Health Minister Ginette Petitpas Taylor in Ottawa on May 16, 2019. (Twitter)

Canada first in the world to approve injectable hydromorphone to treat opioid addiction

B.C. has had one of the only clinics in the country offering such a treatment to a small group of people

Health Canada has approved injectable hydromorphone as the latest option when treating patients with severe opioid use disorder.

Canada is the first country in the world to approve the drug, commonly used for severe pain management, to gain control over the opioid crisis killing three people a day in B.C. alone.

Health Canada said in a news release Wednesday that 10,337 people have died from fatal overdoses since 2016. Roughly 4,000 of those deaths occurred in B.C.

“Increased access to a safe supply of prescription opioids is an innovative tool that will help save lives,” Health Minister Ginette Petitpas Taylor said in a statement on her social media accounts.

READ MORE: Inside Crosstown Clinic, the only clinic to offer patients legal heroin

READ MORE: Carfentanil, an opioid more toxic than fentanyl, linked to more deaths in B.C.

In late April, the ministry announced that provincial governments could import diacetylmorphine – prescription heroin – to use as a treatment option, although the drug is not yet authorized to be sold in Canada.

“Studies have shown that injectable hydromorphone and diacetylmorphine are important drugs that can help stabilize and support the health of some patients with severe opioid use disorder, including increased retention in treatment programs,” the ministry said.

“Both of these drugs are used in substance use disorder treatment in other countries with recognized success.”

In B.C., Crosstown Clinic in Vancouver has been the only facility offering these kinds of treatment over the past four years.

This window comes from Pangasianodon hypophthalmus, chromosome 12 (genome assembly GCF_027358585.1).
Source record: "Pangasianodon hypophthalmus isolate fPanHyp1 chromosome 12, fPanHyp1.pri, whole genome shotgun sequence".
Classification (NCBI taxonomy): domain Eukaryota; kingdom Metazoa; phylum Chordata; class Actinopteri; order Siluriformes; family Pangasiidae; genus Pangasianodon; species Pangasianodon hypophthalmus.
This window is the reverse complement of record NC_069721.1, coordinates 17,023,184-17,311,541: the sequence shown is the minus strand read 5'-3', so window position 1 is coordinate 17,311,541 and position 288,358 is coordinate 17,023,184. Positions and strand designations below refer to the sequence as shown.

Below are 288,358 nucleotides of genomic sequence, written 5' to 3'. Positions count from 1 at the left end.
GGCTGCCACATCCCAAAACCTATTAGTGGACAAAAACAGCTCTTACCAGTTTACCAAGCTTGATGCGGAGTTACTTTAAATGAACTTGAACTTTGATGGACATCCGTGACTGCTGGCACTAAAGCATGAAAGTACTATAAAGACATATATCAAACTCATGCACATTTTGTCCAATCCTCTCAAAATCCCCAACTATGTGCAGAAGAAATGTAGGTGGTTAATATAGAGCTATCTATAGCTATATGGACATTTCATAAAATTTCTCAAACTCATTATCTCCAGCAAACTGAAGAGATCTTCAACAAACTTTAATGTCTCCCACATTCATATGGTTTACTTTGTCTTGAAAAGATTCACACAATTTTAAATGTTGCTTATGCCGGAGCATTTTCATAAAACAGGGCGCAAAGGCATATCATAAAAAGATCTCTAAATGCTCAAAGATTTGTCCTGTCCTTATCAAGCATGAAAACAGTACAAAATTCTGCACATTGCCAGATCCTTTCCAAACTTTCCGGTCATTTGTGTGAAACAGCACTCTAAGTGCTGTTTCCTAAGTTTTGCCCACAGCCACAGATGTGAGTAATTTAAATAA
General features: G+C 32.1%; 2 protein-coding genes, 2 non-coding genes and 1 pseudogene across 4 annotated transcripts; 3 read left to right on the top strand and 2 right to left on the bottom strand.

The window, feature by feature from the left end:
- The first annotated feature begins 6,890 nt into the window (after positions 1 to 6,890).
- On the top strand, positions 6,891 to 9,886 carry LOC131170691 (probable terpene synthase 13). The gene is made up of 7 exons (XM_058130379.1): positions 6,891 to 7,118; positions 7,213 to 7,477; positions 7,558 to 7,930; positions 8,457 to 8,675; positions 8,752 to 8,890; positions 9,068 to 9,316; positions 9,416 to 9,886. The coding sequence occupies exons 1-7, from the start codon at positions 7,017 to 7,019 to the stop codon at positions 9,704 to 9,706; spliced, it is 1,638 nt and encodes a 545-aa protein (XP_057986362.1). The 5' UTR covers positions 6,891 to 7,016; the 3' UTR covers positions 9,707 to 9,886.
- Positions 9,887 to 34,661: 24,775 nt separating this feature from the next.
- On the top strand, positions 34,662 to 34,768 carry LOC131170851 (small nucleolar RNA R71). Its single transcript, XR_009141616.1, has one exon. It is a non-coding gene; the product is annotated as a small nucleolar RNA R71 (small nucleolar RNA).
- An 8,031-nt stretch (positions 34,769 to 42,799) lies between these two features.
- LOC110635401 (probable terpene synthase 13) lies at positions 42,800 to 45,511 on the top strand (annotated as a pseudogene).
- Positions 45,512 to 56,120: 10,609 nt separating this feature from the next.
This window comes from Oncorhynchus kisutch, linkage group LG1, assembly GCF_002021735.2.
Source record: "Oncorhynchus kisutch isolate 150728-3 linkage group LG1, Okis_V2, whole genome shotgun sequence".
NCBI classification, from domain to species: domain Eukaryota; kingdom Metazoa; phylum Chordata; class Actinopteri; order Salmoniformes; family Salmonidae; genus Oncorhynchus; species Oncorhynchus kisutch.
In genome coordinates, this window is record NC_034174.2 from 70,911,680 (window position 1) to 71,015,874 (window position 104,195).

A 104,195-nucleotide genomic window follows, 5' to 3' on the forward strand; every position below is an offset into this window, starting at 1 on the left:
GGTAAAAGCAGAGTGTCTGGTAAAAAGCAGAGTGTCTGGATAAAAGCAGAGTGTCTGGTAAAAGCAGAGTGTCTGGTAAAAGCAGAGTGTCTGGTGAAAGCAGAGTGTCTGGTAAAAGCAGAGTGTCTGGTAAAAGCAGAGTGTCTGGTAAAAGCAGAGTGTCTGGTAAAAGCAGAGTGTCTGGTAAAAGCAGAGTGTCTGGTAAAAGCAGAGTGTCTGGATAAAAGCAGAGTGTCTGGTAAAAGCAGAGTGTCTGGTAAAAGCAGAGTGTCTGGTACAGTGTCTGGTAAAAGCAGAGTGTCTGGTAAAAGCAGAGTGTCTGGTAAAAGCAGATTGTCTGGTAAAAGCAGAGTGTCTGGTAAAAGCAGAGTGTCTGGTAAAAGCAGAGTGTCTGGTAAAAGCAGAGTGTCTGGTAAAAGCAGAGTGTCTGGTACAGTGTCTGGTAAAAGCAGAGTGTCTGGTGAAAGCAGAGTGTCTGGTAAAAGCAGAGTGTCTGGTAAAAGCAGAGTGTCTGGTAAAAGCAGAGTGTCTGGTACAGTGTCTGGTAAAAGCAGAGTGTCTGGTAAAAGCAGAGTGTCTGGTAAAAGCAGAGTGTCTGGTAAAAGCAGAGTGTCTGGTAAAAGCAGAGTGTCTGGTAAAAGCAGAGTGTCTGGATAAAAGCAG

As many as 130 patients use prescription heroin at any given time, and are typically “long-term drug users,” averaging about 15 years, who have been through treatment more than 10 times but haven’t seen any success.

Health Canada’s new rules include that injectable hydromorphone must be administered under the supervision of an experienced physician who is trained in injectable opioid treatments.


@ashwadhwani
ashley.wadhwani@bpdigital.ca

Like us on Facebook and follow us on Twitter.

Just Posted

Structure fire destroys Surrey tire shop, closes section of Fraser Highway

RCMP have closed Fraser Highway down to traffic from 152 Street to 88 Avenue

Winners to come to Semiahmoo Shopping Centre

Former Zellers to also include a gym and daycare

UPDATE: Missing 17-year-old girl found

Mikayla Logan was last seen in Guildford on Tuesday, May 14

Surrey to begin ‘public engagement process’ on policing transition next week

First in a series of public events set for May 23 at Cloverdale rec centre

Boy, 12, arrested after allegedly threatening another youth with a knife in Cloverdale

This was Thursday at a park in the 17200-block of 61A Avenue, Sergeant Chad Greig told the Now-Leader

QUIZ: Test your knowledge of Victoria Day

How much do you know about the monarch whose day we celebrate each May?

Facebook takes down anti-vaxxer page that used image of late Canadian girl

Facebook said that the social media company has disabled the anti-vaccination page

Search crews rescue kids, 6 and 7, stranded overnight on Coquitlam mountain

The father and two youngesters fell down a steep and treachorous cliff while hiking on Burke Mountain

Raptors beat Bucks 118-112 in 2OT thriller

Leonard has 36 points as Toronto cuts Milwaukee’s series lead to 2-1

‘Teams that win are tight’: B.C. Lions search for chemistry at training camp

The Lions added more than 50 new faces over the off-season, from coaching staff to key players

Rescue crews suspend search for Okanagan kayaker missing for three days

71-year-old Zygmunt Janiewicz was reported missing Friday

B.C. VIEWS: Reality of our plastic recycling routine exposed

Turns out dear old China wasn’t doing such a great job

Carbon dioxide at highest levels for over 2.5 million years, expert warns of 100 years of disruption

CO2 levels rising rapidly, now higher than at any point in humanity’s history

Multi-vehicle collision on highway in Chilliwack

Accident involves several vehicles, in the westbound lanes says Drive BC

Most Read